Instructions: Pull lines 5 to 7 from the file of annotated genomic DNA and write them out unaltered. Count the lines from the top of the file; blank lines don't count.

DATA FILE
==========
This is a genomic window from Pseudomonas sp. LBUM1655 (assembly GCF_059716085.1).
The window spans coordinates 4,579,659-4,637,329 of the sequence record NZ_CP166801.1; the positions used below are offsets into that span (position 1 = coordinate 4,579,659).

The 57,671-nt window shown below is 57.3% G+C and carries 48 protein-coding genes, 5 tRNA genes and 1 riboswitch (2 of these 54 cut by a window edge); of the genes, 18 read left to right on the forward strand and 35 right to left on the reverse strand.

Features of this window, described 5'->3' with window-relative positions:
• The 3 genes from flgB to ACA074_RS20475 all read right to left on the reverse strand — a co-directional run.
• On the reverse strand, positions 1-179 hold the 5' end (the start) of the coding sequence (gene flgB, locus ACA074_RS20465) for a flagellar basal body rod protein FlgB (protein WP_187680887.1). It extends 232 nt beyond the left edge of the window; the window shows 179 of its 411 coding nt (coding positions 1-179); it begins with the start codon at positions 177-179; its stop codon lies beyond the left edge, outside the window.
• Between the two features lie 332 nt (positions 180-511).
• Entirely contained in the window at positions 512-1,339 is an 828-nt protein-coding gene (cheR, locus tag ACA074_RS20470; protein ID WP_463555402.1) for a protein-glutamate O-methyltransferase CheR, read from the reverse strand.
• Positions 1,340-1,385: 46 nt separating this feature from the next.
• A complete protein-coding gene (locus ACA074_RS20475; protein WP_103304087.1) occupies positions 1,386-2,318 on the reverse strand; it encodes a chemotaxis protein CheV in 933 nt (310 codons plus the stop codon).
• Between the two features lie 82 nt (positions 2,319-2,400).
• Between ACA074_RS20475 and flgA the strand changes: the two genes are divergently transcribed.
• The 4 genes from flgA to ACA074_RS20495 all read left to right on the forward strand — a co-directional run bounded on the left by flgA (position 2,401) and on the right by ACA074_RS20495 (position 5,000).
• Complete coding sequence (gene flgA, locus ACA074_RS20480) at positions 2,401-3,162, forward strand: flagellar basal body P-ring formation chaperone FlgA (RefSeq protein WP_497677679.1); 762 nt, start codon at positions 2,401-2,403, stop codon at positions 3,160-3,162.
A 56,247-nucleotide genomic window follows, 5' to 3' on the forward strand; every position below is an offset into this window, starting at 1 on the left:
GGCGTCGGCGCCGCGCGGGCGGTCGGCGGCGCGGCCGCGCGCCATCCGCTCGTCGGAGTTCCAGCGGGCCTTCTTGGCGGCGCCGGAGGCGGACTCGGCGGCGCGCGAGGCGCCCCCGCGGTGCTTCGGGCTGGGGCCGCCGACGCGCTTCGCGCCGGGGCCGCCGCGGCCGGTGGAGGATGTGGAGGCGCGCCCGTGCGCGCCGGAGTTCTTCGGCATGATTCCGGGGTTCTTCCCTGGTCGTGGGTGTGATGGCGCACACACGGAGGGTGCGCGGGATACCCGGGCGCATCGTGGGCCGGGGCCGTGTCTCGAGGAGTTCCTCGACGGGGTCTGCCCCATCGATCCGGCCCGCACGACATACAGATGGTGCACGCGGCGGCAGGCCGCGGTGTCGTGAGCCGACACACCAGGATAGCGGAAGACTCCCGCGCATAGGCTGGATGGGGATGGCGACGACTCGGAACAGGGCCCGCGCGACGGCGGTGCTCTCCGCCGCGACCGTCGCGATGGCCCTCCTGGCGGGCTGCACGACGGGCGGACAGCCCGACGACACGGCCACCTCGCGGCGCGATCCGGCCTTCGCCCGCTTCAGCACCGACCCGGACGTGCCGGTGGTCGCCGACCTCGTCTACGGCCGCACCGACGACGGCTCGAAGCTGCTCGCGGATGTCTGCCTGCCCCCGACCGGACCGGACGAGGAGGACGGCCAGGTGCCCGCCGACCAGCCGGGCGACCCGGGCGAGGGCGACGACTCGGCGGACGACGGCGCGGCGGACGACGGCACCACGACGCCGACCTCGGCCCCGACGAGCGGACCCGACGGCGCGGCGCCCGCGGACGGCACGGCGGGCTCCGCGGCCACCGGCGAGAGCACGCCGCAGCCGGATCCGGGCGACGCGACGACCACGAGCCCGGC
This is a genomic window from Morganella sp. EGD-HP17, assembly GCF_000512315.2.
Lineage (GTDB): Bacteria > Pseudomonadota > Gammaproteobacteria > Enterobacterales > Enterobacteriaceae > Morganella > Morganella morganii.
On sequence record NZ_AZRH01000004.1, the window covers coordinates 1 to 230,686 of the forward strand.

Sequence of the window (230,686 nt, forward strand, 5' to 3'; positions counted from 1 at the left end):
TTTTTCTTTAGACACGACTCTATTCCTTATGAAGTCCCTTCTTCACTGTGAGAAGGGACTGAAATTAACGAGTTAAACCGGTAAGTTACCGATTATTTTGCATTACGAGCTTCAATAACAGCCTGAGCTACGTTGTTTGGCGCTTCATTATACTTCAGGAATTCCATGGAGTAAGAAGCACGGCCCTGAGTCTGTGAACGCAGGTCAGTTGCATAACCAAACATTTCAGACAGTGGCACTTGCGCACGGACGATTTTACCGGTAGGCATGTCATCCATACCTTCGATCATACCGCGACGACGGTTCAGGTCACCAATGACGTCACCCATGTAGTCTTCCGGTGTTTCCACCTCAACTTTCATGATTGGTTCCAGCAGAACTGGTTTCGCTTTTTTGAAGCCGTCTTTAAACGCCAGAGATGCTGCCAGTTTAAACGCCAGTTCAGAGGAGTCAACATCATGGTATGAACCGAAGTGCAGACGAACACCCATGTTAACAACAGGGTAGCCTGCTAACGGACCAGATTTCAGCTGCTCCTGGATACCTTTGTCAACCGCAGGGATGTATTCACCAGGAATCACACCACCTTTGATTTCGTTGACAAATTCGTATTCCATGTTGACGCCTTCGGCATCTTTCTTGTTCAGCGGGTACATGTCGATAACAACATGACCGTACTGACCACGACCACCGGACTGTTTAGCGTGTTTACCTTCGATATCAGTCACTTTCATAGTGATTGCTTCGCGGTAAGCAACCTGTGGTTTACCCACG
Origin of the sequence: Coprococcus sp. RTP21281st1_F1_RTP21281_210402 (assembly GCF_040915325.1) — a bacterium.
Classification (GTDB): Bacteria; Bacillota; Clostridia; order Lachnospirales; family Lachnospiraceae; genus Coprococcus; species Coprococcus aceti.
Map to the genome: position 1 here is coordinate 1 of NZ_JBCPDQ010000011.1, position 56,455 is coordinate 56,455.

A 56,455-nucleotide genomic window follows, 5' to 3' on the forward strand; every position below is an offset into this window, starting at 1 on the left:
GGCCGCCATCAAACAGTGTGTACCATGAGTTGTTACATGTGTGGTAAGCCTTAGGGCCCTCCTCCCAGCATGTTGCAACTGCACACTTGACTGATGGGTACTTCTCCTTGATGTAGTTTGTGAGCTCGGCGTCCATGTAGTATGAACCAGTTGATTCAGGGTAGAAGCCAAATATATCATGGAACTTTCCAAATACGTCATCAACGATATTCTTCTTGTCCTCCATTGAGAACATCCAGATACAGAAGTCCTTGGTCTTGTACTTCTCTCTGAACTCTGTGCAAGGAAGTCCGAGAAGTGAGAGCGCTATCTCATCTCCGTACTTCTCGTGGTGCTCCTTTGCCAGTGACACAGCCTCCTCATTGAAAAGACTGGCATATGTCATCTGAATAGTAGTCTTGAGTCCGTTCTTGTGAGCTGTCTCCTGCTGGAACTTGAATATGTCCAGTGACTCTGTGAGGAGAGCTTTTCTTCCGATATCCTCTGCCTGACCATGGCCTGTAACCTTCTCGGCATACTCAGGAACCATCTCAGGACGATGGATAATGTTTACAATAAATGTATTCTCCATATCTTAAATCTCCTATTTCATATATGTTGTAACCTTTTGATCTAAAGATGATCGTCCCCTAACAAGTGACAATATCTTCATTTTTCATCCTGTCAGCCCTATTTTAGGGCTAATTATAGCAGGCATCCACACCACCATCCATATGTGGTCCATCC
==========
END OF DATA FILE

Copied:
• The 3 genes from flgB to ACA074_RS20475 all read right to left on the reverse strand — a co-directional run.
• On the reverse strand, positions 1-179 hold the 5' end (the start) of the coding sequence (gene flgB, locus ACA074_RS20465) for a flagellar basal body rod protein FlgB (protein WP_187680887.1). It extends 232 nt beyond the left edge of the window; the window shows 179 of its 411 coding nt (coding positions 1-179); it begins with the start codon at positions 177-179; its stop codon lies beyond the left edge, outside the window.
• Between the two features lie 332 nt (positions 180-511).